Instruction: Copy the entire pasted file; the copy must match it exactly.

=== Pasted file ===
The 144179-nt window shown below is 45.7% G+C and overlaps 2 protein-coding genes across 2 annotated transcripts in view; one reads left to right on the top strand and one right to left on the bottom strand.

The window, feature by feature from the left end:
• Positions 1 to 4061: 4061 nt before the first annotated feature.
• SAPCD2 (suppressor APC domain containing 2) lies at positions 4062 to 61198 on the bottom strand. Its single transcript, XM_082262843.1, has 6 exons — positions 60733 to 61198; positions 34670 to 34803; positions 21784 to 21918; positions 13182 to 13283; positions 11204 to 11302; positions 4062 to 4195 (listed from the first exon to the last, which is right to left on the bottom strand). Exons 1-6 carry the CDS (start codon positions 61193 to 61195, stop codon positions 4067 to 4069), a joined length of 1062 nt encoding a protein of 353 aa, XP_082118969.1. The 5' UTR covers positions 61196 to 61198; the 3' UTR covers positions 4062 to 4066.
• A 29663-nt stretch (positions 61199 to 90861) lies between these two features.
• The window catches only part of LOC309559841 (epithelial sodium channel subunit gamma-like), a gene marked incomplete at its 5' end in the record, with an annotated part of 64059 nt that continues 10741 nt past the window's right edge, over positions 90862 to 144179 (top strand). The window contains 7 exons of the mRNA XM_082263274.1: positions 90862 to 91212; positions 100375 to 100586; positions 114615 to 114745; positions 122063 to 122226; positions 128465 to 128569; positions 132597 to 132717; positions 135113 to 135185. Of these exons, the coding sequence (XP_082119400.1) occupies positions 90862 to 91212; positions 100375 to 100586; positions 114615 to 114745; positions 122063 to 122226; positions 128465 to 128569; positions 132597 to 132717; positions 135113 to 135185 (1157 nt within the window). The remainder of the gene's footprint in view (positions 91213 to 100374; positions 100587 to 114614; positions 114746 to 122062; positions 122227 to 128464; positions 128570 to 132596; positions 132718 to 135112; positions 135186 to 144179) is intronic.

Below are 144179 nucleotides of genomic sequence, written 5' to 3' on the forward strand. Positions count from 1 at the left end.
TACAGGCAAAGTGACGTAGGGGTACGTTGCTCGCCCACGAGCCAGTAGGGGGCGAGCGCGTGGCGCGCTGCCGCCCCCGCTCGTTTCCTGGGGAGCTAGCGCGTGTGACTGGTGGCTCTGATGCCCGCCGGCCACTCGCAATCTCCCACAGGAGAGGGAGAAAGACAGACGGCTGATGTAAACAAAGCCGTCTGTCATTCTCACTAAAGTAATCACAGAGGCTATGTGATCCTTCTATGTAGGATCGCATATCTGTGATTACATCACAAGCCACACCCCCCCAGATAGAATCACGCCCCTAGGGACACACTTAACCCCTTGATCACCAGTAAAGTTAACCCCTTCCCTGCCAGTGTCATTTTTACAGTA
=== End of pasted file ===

The 144179-nt window shown below is 45.7% G+C and overlaps 2 protein-coding genes across 2 annotated transcripts in view; one reads left to right on the top strand and one right to left on the bottom strand.

The window, feature by feature from the left end:
• Positions 1 to 4061: 4061 nt before the first annotated feature.
• SAPCD2 (suppressor APC domain containing 2) lies at positions 4062 to 61198 on the bottom strand. Its single transcript, XM_082262843.1, has 6 exons — positions 60733 to 61198; positions 34670 to 34803; positions 21784 to 21918; positions 13182 to 13283; positions 11204 to 11302; positions 4062 to 4195 (listed from the first exon to the last, which is right to left on the bottom strand). Exons 1-6 carry the CDS (start codon positions 61193 to 61195, stop codon positions 4067 to 4069), a joined length of 1062 nt encoding a protein of 353 aa, XP_082118969.1. The 5' UTR covers positions 61196 to 61198; the 3' UTR covers positions 4062 to 4066.
• A 29663-nt stretch (positions 61199 to 90861) lies between these two features.
• The window catches only part of LOC309559841 (epithelial sodium channel subunit gamma-like), a gene marked incomplete at its 5' end in the record, with an annotated part of 64059 nt that continues 10741 nt past the window's right edge, over positions 90862 to 144179 (top strand). The window contains 7 exons of the mRNA XM_082263274.1: positions 90862 to 91212; positions 100375 to 100586; positions 114615 to 114745; positions 122063 to 122226; positions 128465 to 128569; positions 132597 to 132717; positions 135113 to 135185. Of these exons, the coding sequence (XP_082119400.1) occupies positions 90862 to 91212; positions 100375 to 100586; positions 114615 to 114745; positions 122063 to 122226; positions 128465 to 128569; positions 132597 to 132717; positions 135113 to 135185 (1157 nt within the window). The remainder of the gene's footprint in view (positions 91213 to 100374; positions 100587 to 114614; positions 114746 to 122062; positions 122227 to 128464; positions 128570 to 132596; positions 132718 to 135112; positions 135186 to 144179) is intronic.

Below are 144179 nucleotides of genomic sequence, written 5' to 3' on the forward strand. Positions count from 1 at the left end.
TACAGGCAAAGTGACGTAGGGGTACGTTGCTCGCCCACGAGCCAGTAGGGGGCGAGCGCGTGGCGCGCTGCCGCCCCCGCTCGTTTCCTGGGGAGCTAGCGCGTGTGACTGGTGGCTCTGATGCCCGCCGGCCACTCGCAATCTCCCACAGGAGAGGGAGAAAGACAGACGGCTGATGTAAACAAAGCCGTCTGTCATTCTCACTAAAGTAATCACAGAGGCTATGTGATCCTTCTATGTAGGATCGCATATCTGTGATTACATCACAAGCCACACCCCCCCAGATAGAATCACGCCCCTAGGGACACACTTAACCCCTTGATCACCAGTAAAGTTAACCCCTTCCCTGCCAGTGTCATTTTTACAGTA